MILAN – Ice Arabica coffee futures rose to a their highest since the end of July following a report from Reuters according to which coffee growers in Colombia have failed to deliver up to 1 million bags of beans this year or nearly 10% of the country’s crop. The default would prompt exporters of Colombian coffee to scramble to obtain coffee supplies on the cash market.
The main Arabica futures contract for December delivery closed at 204.25 cents, up 290 point from Friday, posting its fourth consecutive gain.
World coffee prices have soared 55% this year, prompting Colombian farmers to default on sales clinched when prices were much lower in order to re-sell the coffee at higher rates, says Reuters.
“Leading global roasters are planning to change the branding on their ‘single origin Colombia’ coffees due to sourcing problems,” says a dealer at a global agricultural commodities trade house quoted by the report.
Delivery defaults in a major producer like Colombia can exacerbate price spikes on world markets, although these would be temporary because the coffee ultimately exists and will weigh on markets once it is re-sold.
Colombian farmers say they will deliver the coffee later this year or next but buyers are unconvinced.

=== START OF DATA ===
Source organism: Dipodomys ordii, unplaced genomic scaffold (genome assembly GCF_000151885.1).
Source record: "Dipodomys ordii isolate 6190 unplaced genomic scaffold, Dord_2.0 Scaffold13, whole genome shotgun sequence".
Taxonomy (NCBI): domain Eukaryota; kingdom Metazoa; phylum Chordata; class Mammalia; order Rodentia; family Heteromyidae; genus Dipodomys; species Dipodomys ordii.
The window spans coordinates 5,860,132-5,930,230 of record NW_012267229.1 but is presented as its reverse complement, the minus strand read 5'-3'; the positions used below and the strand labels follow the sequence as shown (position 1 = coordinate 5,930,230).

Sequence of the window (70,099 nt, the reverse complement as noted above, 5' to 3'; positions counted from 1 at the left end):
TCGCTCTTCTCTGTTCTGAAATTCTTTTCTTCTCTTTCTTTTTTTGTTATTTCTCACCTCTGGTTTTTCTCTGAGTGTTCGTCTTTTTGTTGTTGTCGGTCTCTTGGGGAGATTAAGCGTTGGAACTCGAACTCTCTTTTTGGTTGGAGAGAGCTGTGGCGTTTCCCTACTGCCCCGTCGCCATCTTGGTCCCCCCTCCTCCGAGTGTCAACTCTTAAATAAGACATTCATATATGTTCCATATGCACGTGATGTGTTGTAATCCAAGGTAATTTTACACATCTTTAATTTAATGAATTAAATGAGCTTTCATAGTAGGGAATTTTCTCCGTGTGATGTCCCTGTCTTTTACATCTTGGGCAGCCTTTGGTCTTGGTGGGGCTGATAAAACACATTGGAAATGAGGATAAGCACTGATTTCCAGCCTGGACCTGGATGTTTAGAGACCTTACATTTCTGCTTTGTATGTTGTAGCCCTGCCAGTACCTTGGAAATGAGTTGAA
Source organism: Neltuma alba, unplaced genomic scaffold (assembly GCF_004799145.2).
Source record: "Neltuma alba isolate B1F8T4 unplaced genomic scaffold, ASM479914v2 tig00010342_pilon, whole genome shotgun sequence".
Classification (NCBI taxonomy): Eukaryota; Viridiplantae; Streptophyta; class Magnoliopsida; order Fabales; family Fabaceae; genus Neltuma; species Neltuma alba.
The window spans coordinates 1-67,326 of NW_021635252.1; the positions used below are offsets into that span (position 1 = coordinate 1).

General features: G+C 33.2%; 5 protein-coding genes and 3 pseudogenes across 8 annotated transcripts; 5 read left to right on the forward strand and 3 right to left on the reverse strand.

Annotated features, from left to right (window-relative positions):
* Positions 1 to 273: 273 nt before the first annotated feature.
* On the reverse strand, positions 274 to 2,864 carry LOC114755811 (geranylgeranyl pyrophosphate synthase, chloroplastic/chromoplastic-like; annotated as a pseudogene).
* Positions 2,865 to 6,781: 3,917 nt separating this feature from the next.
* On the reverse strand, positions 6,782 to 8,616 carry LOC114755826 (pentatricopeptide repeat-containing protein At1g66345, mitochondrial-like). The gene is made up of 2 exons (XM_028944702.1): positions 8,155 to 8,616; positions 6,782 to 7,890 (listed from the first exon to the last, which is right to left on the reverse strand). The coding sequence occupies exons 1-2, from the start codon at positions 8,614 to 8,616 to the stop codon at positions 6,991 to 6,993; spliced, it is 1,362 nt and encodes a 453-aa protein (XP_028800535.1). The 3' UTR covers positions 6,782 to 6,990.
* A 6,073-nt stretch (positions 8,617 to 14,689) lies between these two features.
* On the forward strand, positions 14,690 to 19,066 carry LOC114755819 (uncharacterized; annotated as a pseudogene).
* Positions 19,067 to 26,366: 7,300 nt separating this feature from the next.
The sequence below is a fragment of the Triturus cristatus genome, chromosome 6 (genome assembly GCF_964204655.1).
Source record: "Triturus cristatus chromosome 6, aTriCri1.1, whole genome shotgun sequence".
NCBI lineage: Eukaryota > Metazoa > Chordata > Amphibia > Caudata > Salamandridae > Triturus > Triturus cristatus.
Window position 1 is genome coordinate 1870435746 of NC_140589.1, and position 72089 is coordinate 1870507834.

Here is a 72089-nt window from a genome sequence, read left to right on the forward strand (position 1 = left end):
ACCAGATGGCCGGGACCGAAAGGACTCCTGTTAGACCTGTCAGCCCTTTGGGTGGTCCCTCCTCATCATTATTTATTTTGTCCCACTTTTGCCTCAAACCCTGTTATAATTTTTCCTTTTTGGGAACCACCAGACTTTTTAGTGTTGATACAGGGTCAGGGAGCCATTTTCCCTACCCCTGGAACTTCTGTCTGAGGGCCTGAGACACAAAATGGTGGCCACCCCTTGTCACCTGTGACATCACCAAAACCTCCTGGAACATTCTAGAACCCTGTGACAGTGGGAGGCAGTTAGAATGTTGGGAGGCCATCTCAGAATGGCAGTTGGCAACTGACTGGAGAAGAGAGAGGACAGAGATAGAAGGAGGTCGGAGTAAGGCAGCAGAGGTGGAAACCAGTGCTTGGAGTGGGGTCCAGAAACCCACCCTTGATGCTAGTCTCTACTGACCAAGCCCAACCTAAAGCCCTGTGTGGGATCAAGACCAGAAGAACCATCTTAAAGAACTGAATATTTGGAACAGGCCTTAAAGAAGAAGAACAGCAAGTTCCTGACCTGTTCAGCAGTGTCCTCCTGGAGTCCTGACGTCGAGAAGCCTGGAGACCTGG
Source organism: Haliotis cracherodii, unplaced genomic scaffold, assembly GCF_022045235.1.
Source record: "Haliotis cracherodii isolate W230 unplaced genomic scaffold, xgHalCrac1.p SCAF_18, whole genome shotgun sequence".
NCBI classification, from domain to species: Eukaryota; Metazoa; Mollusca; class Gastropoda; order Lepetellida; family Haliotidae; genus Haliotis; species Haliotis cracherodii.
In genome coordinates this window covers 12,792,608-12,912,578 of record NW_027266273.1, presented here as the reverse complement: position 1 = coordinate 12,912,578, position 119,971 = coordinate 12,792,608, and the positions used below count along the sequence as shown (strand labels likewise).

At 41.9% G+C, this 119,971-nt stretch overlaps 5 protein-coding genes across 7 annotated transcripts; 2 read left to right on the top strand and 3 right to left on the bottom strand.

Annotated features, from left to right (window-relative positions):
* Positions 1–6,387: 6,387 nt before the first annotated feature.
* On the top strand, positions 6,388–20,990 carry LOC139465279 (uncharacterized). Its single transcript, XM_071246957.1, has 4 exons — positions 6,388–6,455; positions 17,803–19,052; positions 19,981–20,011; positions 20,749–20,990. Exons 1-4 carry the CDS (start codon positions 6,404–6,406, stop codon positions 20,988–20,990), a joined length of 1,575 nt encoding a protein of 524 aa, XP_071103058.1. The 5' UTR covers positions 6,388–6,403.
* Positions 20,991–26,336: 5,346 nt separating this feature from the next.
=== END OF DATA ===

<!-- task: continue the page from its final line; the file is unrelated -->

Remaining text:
Many are opting to see losses now and write the purchases off as defaults rather than wait and risk even bigger losses if farmers still don’t deliver next year and prices rise further, according to a senior trader at another global trade house.
He said several global trade houses are looking at losses of $8-10 million each on undelivered coffee, while Colombia’s coffee growers federation FNC, which represents farmers but also accounts for 20% of the country’s 12.5 million bags of annual coffee exports, faces higher losses.
It should be noted that coffee production in Colombia rose by 225 in September to reach 1.2 million 60-kg bags of green coffee.
So far this year (January-September), production exceeded 9 million bags, down 5% from the over 9.5 million bags produced in the same previous period.
In other news, Vietnam’s national weather agency says the Central Highlands, the largest growing region of robusta coffee in Vietnam, will receive 10% to 20% more rain than the historical average this month. Also, Vietnam’s national weather agency said the rainy season might extend to the end of November instead of ending in early November.
Robusta futures prices for November delivery closed down $18 at $2,099.